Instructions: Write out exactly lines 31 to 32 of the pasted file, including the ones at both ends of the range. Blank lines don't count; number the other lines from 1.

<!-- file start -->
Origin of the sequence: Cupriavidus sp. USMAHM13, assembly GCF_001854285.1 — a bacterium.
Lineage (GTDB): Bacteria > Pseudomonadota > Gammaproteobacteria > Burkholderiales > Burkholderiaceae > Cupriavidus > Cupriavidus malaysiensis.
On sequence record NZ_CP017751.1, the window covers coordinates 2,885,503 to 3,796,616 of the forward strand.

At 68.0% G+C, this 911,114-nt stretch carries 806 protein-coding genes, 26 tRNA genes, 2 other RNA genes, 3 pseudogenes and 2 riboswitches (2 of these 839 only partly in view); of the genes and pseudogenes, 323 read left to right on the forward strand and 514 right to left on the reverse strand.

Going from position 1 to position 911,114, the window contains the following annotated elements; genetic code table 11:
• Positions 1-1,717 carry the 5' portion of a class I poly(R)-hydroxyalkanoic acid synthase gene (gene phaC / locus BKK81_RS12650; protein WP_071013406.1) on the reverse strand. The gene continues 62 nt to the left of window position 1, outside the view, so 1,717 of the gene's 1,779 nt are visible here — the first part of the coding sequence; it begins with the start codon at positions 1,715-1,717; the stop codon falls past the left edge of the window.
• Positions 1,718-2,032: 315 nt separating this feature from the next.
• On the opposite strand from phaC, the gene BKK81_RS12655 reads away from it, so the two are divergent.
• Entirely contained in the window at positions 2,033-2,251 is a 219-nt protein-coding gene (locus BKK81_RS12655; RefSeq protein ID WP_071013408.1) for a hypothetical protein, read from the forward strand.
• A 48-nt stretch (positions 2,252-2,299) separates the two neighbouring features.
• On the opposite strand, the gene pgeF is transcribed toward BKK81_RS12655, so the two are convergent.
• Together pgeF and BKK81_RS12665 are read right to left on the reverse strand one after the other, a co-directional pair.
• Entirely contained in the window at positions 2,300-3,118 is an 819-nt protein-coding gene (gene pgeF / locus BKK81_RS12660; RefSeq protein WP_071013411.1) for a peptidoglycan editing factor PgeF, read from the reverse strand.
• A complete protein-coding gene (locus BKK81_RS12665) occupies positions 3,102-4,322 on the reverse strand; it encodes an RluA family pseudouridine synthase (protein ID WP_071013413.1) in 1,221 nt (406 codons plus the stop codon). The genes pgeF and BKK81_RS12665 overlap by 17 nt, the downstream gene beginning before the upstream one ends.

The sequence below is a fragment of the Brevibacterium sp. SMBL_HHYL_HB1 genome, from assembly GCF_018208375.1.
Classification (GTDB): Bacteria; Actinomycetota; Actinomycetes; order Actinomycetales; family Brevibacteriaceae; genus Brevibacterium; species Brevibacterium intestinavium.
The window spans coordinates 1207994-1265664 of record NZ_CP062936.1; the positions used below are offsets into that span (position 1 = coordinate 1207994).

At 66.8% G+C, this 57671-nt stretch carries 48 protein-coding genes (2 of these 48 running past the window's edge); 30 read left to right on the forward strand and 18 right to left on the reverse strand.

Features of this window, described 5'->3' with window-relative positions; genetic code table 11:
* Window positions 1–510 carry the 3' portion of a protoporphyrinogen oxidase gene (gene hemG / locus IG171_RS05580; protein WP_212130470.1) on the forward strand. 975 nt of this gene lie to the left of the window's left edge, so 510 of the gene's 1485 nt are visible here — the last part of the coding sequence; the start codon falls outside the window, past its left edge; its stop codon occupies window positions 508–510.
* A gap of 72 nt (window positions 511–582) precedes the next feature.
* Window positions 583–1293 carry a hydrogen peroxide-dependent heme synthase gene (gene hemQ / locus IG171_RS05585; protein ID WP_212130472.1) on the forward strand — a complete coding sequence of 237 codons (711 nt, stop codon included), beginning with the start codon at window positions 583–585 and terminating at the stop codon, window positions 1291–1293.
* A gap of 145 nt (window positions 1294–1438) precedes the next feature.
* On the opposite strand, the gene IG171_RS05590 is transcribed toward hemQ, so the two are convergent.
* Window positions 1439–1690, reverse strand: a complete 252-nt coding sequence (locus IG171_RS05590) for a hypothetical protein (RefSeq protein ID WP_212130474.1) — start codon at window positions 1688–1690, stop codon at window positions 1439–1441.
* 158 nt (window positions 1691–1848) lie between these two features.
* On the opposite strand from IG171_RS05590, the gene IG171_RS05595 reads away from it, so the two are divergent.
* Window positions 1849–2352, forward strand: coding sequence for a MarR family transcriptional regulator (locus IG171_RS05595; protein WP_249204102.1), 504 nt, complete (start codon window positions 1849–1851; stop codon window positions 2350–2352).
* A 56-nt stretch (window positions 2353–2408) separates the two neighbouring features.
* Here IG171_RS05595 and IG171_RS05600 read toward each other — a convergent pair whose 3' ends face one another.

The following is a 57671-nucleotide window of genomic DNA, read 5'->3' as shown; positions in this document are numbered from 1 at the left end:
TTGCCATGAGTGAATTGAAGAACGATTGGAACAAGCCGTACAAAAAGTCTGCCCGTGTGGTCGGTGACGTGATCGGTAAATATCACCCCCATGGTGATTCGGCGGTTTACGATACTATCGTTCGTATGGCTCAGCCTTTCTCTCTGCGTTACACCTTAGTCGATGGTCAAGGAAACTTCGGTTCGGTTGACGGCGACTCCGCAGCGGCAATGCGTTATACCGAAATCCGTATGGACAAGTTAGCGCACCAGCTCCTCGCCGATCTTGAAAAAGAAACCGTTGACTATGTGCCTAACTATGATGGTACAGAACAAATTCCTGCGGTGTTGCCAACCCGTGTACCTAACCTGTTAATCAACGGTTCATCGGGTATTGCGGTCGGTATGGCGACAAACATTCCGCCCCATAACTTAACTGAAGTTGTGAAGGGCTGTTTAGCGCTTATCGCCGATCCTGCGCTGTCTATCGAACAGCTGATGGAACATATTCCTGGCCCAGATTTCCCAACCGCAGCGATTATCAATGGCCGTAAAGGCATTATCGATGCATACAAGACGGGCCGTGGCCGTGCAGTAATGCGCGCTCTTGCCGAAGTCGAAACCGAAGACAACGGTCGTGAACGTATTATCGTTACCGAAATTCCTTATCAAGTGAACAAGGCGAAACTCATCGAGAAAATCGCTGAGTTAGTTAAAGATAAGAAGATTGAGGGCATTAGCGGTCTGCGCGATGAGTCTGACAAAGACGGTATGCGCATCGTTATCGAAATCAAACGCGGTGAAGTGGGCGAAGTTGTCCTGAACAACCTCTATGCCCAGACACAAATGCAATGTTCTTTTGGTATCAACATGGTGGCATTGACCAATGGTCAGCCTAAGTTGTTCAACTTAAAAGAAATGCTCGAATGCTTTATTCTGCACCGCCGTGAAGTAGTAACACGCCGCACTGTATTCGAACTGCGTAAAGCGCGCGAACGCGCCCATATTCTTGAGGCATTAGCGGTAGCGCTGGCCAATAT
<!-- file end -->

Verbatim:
The following is a 57671-nucleotide window of genomic DNA, read 5'->3' as shown; positions in this document are numbered from 1 at the left end:
TTGCCATGAGTGAATTGAAGAACGATTGGAACAAGCCGTACAAAAAGTCTGCCCGTGTGGTCGGTGACGTGATCGGTAAATATCACCCCCATGGTGATTCGGCGGTTTACGATACTATCGTTCGTATGGCTCAGCCTTTCTCTCTGCGTTACACCTTAGTCGATGGTCAAGGAAACTTCGGTTCGGTTGACGGCGACTCCGCAGCGGCAATGCGTTATACCGAAATCCGTATGGACAAGTTAGCGCACCAGCTCCTCGCCGATCTTGAAAAAGAAACCGTTGACTATGTGCCTAACTATGATGGTACAGAACAAATTCCTGCGGTGTTGCCAACCCGTGTACCTAACCTGTTAATCAACGGTTCATCGGGTATTGCGGTCGGTATGGCGACAAACATTCCGCCCCATAACTTAACTGAAGTTGTGAAGGGCTGTTTAGCGCTTATCGCCGATCCTGCGCTGTCTATCGAACAGCTGATGGAACATATTCCTGGCCCAGATTTCCCAACCGCAGCGATTATCAATGGCCGTAAAGGCATTATCGATGCATACAAGACGGGCCGTGGCCGTGCAGTAATGCGCGCTCTTGCCGAAGTCGAAACCGAAGACAACGGTCGTGAACGTATTATCGTTACCGAAATTCCTTATCAAGTGAACAAGGCGAAACTCATCGAGAAAATCGCTGAGTTAGTTAAAGATAAGAAGATTGAGGGCATTAGCGGTCTGCGCGATGAGTCTGACAAAGACGGTATGCGCATCGTTATCGAAATCAAACGCGGTGAAGTGGGCGAAGTTGTCCTGAACAACCTCTATGCCCAGACACAAATGCAATGTTCTTTTGGTATCAACATGGTGGCATTGACCAATGGTCAGCCTAAGTTGTTCAACTTAAAAGAAATGCTCGAATGCTTTATTCTGCACCGCCGTGAAGTAGTAACACGCCGCACTGTATTCGAACTGCGTAAAGCGCGCGAACGCGCCCATATTCTTGAGGCATTAGCGGTAGCGCTGGCCAATAT